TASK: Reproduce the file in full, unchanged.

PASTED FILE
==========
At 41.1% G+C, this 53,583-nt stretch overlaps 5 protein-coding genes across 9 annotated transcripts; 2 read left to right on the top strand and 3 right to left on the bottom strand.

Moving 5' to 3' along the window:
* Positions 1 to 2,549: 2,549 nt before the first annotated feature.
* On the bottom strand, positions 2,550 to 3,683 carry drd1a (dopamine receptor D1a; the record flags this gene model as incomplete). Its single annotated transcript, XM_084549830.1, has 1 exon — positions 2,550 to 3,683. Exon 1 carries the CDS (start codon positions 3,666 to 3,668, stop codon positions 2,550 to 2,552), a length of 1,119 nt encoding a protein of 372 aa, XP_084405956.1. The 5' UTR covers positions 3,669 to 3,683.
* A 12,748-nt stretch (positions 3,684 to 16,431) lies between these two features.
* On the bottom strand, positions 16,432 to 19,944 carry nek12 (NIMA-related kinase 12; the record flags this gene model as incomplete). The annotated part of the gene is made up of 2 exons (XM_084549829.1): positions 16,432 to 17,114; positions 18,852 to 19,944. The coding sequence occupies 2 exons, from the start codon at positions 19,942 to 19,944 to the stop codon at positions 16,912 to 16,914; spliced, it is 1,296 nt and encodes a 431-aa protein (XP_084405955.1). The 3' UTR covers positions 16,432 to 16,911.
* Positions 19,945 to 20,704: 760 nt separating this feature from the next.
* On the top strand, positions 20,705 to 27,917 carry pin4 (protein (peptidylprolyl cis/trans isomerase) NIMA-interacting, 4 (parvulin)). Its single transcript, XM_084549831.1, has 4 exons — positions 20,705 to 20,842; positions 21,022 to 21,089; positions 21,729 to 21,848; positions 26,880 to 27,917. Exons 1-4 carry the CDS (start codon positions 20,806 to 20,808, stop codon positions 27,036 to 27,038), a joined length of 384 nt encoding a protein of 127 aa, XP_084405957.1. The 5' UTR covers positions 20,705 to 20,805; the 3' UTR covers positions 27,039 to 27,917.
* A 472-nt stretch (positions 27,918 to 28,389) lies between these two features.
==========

At 41.1% G+C, this 53,583-nt stretch overlaps 5 protein-coding genes across 9 annotated transcripts; 2 read left to right on the top strand and 3 right to left on the bottom strand.

Moving 5' to 3' along the window:
* Positions 1 to 2,549: 2,549 nt before the first annotated feature.
* On the bottom strand, positions 2,550 to 3,683 carry drd1a (dopamine receptor D1a; the record flags this gene model as incomplete). Its single annotated transcript, XM_084549830.1, has 1 exon — positions 2,550 to 3,683. Exon 1 carries the CDS (start codon positions 3,666 to 3,668, stop codon positions 2,550 to 2,552), a length of 1,119 nt encoding a protein of 372 aa, XP_084405956.1. The 5' UTR covers positions 3,669 to 3,683.
* A 12,748-nt stretch (positions 3,684 to 16,431) lies between these two features.
* On the bottom strand, positions 16,432 to 19,944 carry nek12 (NIMA-related kinase 12; the record flags this gene model as incomplete). The annotated part of the gene is made up of 2 exons (XM_084549829.1): positions 16,432 to 17,114; positions 18,852 to 19,944. The coding sequence occupies 2 exons, from the start codon at positions 19,942 to 19,944 to the stop codon at positions 16,912 to 16,914; spliced, it is 1,296 nt and encodes a 431-aa protein (XP_084405955.1). The 3' UTR covers positions 16,432 to 16,911.
* Positions 19,945 to 20,704: 760 nt separating this feature from the next.
* On the top strand, positions 20,705 to 27,917 carry pin4 (protein (peptidylprolyl cis/trans isomerase) NIMA-interacting, 4 (parvulin)). Its single transcript, XM_084549831.1, has 4 exons — positions 20,705 to 20,842; positions 21,022 to 21,089; positions 21,729 to 21,848; positions 26,880 to 27,917. Exons 1-4 carry the CDS (start codon positions 20,806 to 20,808, stop codon positions 27,036 to 27,038), a joined length of 384 nt encoding a protein of 127 aa, XP_084405957.1. The 5' UTR covers positions 20,705 to 20,805; the 3' UTR covers positions 27,039 to 27,917.
* A 472-nt stretch (positions 27,918 to 28,389) lies between these two features.